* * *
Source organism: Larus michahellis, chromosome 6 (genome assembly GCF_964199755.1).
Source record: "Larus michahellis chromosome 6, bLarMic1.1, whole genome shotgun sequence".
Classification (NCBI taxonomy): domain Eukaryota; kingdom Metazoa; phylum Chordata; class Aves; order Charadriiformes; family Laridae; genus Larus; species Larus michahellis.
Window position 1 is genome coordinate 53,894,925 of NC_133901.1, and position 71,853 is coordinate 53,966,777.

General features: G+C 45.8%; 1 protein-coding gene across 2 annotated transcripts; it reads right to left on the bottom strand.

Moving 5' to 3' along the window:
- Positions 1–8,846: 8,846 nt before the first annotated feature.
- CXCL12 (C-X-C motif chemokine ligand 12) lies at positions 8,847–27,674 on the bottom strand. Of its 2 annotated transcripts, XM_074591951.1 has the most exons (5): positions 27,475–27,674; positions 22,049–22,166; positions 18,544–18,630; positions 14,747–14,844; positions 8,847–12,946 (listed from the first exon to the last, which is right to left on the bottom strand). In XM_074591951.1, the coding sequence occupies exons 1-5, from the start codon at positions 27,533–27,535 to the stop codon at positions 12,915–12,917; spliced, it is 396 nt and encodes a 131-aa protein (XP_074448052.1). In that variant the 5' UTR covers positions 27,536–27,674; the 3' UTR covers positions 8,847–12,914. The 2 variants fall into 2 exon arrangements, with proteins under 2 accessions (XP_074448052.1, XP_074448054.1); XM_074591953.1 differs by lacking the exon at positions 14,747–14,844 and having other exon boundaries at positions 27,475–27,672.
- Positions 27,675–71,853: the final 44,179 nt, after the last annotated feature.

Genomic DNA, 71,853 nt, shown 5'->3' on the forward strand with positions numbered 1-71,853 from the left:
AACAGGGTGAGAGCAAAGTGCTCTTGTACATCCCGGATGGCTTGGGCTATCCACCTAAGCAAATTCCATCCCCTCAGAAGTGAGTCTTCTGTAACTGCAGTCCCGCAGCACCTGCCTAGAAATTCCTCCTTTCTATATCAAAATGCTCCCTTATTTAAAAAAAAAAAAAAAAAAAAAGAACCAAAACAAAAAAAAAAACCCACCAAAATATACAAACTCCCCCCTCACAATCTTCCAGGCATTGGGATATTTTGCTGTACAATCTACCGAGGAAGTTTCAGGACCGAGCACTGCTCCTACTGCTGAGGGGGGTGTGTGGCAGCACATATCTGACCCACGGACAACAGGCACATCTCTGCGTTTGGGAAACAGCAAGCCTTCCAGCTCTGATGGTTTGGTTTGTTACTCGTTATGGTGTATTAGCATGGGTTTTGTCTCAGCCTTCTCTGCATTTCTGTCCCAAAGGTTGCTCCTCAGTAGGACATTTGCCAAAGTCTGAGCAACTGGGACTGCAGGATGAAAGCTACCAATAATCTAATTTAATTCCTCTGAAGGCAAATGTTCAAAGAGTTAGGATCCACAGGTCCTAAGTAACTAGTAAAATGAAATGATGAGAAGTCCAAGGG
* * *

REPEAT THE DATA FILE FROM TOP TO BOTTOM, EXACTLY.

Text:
Source organism: Larus michahellis, chromosome 6 (genome assembly GCF_964199755.1).
Source record: "Larus michahellis chromosome 6, bLarMic1.1, whole genome shotgun sequence".
Classification (NCBI taxonomy): domain Eukaryota; kingdom Metazoa; phylum Chordata; class Aves; order Charadriiformes; family Laridae; genus Larus; species Larus michahellis.
Window position 1 is genome coordinate 53,894,925 of NC_133901.1, and position 71,853 is coordinate 53,966,777.

General features: G+C 45.8%; 1 protein-coding gene across 2 annotated transcripts; it reads right to left on the bottom strand.

Moving 5' to 3' along the window:
- Positions 1–8,846: 8,846 nt before the first annotated feature.
- CXCL12 (C-X-C motif chemokine ligand 12) lies at positions 8,847–27,674 on the bottom strand. Of its 2 annotated transcripts, XM_074591951.1 has the most exons (5): positions 27,475–27,674; positions 22,049–22,166; positions 18,544–18,630; positions 14,747–14,844; positions 8,847–12,946 (listed from the first exon to the last, which is right to left on the bottom strand). In XM_074591951.1, the coding sequence occupies exons 1-5, from the start codon at positions 27,533–27,535 to the stop codon at positions 12,915–12,917; spliced, it is 396 nt and encodes a 131-aa protein (XP_074448052.1). In that variant the 5' UTR covers positions 27,536–27,674; the 3' UTR covers positions 8,847–12,914. The 2 variants fall into 2 exon arrangements, with proteins under 2 accessions (XP_074448052.1, XP_074448054.1); XM_074591953.1 differs by lacking the exon at positions 14,747–14,844 and having other exon boundaries at positions 27,475–27,672.
- Positions 27,675–71,853: the final 44,179 nt, after the last annotated feature.

Genomic DNA, 71,853 nt, shown 5'->3' on the forward strand with positions numbered 1-71,853 from the left:
AACAGGGTGAGAGCAAAGTGCTCTTGTACATCCCGGATGGCTTGGGCTATCCACCTAAGCAAATTCCATCCCCTCAGAAGTGAGTCTTCTGTAACTGCAGTCCCGCAGCACCTGCCTAGAAATTCCTCCTTTCTATATCAAAATGCTCCCTTATTTAAAAAAAAAAAAAAAAAAAAAGAACCAAAACAAAAAAAAAAACCCACCAAAATATACAAACTCCCCCCTCACAATCTTCCAGGCATTGGGATATTTTGCTGTACAATCTACCGAGGAAGTTTCAGGACCGAGCACTGCTCCTACTGCTGAGGGGGGTGTGTGGCAGCACATATCTGACCCACGGACAACAGGCACATCTCTGCGTTTGGGAAACAGCAAGCCTTCCAGCTCTGATGGTTTGGTTTGTTACTCGTTATGGTGTATTAGCATGGGTTTTGTCTCAGCCTTCTCTGCATTTCTGTCCCAAAGGTTGCTCCTCAGTAGGACATTTGCCAAAGTCTGAGCAACTGGGACTGCAGGATGAAAGCTACCAATAATCTAATTTAATTCCTCTGAAGGCAAATGTTCAAAGAGTTAGGATCCACAGGTCCTAAGTAACTAGTAAAATGAAATGATGAGAAGTCCAAGGG